Keep in mind the example of Jeff Bezos. A man with about $124 billion reported, who really isn’t all that interested in philanthropy, despite the fact that many news outlets have gushed over Bezos’ charitable nature. Bloomberg reports that his charitable donations during his time as Amazon founder and CEO have totalled above 50 or 60 million dollars, despite the fact that Amazon is set to become a trillion dollar industry. His charity kind of sounds good, right? At least he’s doing something, right? But that is the problem, because compared to what he could donate, his efforts become meaningless when we do the math.

Jeff Bezos, founder and CEO of

Only when we look at this in context of his net worth, Bezos’ charitable efforts are comparably pathetic; at best case of $60 million donated, Bezos has given around .00048387 percent of his worth. Bezos’ charity is so little to him, it is less than fractions of fractions of fractions of pennies comparably. It means nothing to him because he can part with it. He can part with it because it means nothing to him. Jeff Bezos gives table scraps, and with a few thousand donated of his half a million to over a million net worth, Matt Stonie is in a similar precarious position.

If we say for argument’s sake that Stonie has donated $5,000, then in his best case that is 1% of his wealth at his lowest net worth. In the worst case, it would be possibly less than half of one percent, and that is only if he has $1 million or more. If he has more than that, several million, his percentage falls more comparably to Bezos. But comparing Bezos to Stonie, Stonie has actually donated a massively larger percentage of his net worth than Bezos has. Neither case is impressive, and that is precisely the problem. The apathy of the rich, who donate infinitesimally small fractions of pennies to those in need, and who want to be worshipped for it.

This is the problem of the invulnerable perception of social capital; tens of millions is life-changing, and even city changing, to downtrodden working class Americans. Tens of millions will change many lives for the better, rehabilitate cities, and bring about real change. And yet it is peanuts to a man like Bezos. He doesn’t donate it because it is right to do, if he did he would donate billions. He would cure cancer with those billions, end hunger worldwide with those billions, end homelessness in the US with those billions. As could any celebrity of sufficient capital.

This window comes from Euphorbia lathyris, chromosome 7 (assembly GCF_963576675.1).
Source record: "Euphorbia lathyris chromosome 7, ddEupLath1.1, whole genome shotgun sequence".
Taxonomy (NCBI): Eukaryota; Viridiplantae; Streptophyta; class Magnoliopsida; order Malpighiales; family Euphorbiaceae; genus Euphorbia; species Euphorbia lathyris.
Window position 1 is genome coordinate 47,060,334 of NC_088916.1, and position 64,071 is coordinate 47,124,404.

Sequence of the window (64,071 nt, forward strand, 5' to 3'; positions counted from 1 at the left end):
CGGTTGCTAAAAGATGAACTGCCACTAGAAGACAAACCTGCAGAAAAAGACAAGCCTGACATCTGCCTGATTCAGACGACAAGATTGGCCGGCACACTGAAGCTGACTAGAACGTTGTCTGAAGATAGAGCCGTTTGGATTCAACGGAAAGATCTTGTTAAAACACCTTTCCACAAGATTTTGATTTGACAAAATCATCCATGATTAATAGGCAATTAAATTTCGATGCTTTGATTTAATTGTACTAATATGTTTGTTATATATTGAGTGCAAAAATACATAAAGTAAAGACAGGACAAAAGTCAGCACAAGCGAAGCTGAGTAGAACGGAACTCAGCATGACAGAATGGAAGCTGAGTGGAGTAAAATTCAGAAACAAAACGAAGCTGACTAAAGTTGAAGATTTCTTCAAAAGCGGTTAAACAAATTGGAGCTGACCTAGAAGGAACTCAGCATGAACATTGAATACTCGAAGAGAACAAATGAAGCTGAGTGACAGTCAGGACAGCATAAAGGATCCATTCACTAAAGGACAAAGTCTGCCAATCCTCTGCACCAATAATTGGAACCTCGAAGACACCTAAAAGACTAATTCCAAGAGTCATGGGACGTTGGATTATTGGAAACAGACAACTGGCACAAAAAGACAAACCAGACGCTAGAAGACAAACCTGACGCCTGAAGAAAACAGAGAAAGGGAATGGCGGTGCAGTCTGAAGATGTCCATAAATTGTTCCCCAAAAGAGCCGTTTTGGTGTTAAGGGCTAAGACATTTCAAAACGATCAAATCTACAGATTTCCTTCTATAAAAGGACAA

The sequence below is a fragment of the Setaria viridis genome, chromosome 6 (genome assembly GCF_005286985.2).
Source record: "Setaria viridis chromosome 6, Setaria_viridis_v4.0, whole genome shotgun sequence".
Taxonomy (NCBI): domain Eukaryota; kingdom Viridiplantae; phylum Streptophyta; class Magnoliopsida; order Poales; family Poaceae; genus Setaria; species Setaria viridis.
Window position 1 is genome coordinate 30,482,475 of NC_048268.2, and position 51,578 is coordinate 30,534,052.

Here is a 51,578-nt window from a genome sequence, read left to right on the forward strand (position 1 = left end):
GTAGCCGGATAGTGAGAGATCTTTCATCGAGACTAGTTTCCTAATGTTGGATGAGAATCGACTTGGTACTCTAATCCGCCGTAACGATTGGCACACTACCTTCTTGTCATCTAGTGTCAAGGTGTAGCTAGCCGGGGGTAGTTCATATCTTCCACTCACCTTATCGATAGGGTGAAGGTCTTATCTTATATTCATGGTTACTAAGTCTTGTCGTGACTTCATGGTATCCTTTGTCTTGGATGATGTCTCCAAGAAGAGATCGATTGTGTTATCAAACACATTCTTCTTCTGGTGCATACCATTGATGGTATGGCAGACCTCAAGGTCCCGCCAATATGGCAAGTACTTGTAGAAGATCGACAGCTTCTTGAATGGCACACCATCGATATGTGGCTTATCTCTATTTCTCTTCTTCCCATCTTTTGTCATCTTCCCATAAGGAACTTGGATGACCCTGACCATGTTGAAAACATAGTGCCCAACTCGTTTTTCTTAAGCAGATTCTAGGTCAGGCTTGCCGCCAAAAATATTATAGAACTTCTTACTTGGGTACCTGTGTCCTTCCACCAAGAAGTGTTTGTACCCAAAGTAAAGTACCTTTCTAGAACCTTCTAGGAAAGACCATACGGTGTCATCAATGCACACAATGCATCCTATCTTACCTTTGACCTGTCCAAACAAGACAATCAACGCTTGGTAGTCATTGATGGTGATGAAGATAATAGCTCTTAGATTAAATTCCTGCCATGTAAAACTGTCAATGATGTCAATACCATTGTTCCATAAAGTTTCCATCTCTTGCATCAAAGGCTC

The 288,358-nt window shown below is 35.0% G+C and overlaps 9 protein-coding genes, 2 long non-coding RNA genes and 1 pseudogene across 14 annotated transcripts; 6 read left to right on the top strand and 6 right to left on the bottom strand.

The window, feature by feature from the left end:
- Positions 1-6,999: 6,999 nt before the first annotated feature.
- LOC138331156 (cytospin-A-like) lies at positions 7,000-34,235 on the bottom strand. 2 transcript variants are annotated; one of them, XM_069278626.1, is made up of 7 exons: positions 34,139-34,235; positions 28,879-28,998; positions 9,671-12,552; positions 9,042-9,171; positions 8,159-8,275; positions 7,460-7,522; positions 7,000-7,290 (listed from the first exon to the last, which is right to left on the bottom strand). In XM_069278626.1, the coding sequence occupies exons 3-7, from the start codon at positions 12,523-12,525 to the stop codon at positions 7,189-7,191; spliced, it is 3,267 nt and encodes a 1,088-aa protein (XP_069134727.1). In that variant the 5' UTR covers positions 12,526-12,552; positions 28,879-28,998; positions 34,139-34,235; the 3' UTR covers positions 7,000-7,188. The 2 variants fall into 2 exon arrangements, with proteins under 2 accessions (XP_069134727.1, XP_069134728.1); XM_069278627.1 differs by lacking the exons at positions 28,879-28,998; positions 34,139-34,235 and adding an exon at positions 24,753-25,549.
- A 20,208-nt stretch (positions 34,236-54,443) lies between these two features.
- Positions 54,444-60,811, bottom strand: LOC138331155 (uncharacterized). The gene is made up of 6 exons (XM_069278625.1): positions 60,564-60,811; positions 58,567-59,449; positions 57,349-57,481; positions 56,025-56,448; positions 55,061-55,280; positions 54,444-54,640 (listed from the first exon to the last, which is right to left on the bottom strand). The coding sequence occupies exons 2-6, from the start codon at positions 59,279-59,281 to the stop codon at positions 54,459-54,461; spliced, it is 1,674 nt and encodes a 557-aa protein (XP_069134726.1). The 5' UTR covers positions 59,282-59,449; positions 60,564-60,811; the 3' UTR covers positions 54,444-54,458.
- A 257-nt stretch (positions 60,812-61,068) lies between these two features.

He can, he should, and he doesn’t. And neither do any rich people. Bezos donates meaningless tiny sums of capital because it gets the begging poor off of his back for a while, and all he has to do is give away literal table scraps, and those who need it will wash his feet and kiss his hands, expecting to see stigmata within Bezos’ palms. None of it is true, but it doesn’t change the effectiveness of large amounts of capital to save real lives. The gratitude that people feel is natural, but those like Bezos will do so because of the power it brings. And for that reason, were I not a more reasonable man of legal education, I would advocate for Bezos to be publicly hung, but I do not advocate for such, merely the fair redistribution of wealth.

In Matt Stonie, here is a rich young man, richer than I or any of my family ever may be, who does actual, measurable harm to himself and others by eating so much food that I can’t believe he isn’t already dead or about to die from any number of health complications. His “career” is taking food away from other people who need it, just because this is how his fame is “earned”. On a utilitarian philosophical level, the amount of good he does is dwarfed by the harm. Matt Stonie is absolutely subjectively, perhaps even objectively, a bad person. And the opposite is Grandpa, a man who appears to humbly and honestly do nothing but good. Does Matt Stonie’s wealth, his fame, his endorsements, his paltry few thousand to charities, does it justify all of this?

Seriously, does it?

No. In my mind, it does not. Matt Stonie is no savior, he’s no patron of the downtrodden, he is no representative of so many millions in the working class. He’s a kid who shoves insane and unreasonable amounts of food into his face for an equally insane and unreasonable amount of money to do so. And for this, Stonie has a great ethical and philosophical problem. He could do more, much more for those in need, and maybe he will. I hope that he does. But so far, he hasn’t. And the longer he waits, the more of a crime his apathy becomes.